I agree. You should educate yourself as best as possible. Everything you need to know is out there on this forum and elsewhere. Know the residual and money factor and how the latter is affected by additional security deposits. Know the price of the car that is "fair" in your area based on what other people are actually paying (Edmunds.com or Truecar.com for example).

In my opinion you should negotiate the price of the car first and foremost, starting with the invoice price, not MSRP. Once you agree on the price of the car you can then worry about the lease payments. If you negotiate the monthly price it leaves wiggle room for the dealer to hide markups that the educated consumer need not pay. Let them use those tricks on the next guy who doesn't know as much as you.
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  #39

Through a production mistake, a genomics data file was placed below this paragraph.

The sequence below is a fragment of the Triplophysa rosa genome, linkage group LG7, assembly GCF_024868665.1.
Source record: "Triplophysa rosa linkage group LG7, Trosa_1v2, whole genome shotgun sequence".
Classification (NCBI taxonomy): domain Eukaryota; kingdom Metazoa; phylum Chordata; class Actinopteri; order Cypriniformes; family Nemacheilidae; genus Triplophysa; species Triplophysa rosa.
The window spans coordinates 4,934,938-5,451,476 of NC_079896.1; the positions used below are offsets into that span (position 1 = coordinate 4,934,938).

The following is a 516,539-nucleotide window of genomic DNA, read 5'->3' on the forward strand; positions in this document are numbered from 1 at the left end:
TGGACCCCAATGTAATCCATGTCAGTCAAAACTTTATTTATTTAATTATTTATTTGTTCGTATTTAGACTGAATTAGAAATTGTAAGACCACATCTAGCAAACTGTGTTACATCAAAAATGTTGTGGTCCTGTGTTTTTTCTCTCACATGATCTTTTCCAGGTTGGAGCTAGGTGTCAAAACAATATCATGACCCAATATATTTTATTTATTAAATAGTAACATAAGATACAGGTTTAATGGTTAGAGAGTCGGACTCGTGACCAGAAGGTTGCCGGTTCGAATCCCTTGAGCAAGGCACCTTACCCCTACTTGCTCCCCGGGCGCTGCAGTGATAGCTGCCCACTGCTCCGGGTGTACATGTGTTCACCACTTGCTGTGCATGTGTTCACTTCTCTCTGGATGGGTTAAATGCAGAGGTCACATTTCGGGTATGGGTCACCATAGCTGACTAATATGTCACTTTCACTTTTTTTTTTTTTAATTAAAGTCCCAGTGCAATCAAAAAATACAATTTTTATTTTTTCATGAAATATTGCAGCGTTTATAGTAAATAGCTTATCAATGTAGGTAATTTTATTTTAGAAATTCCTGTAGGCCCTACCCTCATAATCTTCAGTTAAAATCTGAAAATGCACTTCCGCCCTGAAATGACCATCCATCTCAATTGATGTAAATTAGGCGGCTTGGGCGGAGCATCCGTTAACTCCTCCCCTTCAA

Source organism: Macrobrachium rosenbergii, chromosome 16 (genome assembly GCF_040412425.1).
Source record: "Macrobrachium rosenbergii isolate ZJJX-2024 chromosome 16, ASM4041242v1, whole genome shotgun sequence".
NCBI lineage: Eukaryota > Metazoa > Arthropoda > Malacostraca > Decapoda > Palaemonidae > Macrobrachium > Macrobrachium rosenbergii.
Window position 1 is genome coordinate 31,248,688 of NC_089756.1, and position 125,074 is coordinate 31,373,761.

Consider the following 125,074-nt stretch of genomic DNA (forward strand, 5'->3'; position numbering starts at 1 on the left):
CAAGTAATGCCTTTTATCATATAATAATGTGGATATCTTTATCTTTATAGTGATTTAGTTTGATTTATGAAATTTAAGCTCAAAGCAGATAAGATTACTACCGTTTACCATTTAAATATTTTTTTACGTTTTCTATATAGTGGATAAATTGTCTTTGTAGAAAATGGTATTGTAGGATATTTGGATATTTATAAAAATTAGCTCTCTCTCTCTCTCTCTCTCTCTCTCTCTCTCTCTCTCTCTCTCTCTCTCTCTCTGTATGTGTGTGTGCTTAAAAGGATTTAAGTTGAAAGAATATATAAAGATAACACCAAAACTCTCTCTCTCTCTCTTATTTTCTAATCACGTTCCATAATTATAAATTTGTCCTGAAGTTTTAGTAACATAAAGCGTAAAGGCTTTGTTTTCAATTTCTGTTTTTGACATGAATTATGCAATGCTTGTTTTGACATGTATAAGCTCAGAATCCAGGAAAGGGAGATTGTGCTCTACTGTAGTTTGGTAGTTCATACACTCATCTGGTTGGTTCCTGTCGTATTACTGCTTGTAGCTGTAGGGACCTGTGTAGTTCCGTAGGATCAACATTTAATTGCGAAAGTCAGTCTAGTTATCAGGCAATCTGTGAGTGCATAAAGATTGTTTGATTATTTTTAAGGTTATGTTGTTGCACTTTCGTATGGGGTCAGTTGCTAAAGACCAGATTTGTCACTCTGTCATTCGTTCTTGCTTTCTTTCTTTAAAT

Old 09-02-2014, 10:57 AM
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WillInDenver WillInDenver is online now
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Quote:
Originally Posted by jseltzer View Post
I'm 44 years-old, and I've never bought a car. I've leased almost too many to count. Currently, I lease a 2014 535i M-Sport. As you probably know, there are many things that determine a monthly lease price: cap reduction, money factor, holdbacks, dealer incentives, residual, etc. In the past, I tried to understand and factor all these things into consideration.



Forget all that. You'll never figure it out. Instead, here's my advice:



1. Avoid "cap reduction" at all costs. Your goal should be to pay nothing up front.

2. If you do pay up front, only pay drive-off (first payment, registration, tax)

3. When negotiating, forget all the variables that go into determining a monthly payment

4. Just negotiate the monthly cost - let them figure out what variables/levers to pull to get you there

5. Decide ahead of time what you want to pay monthly, and tell them this number right away: "We have a deal if I can pay nothing up-front except drive-off, and monthly payment has a 6 in front of it"

6. Make sure they give you monthly payments inclusive of tax, etc. Tell them your goal number includes taxes, etc.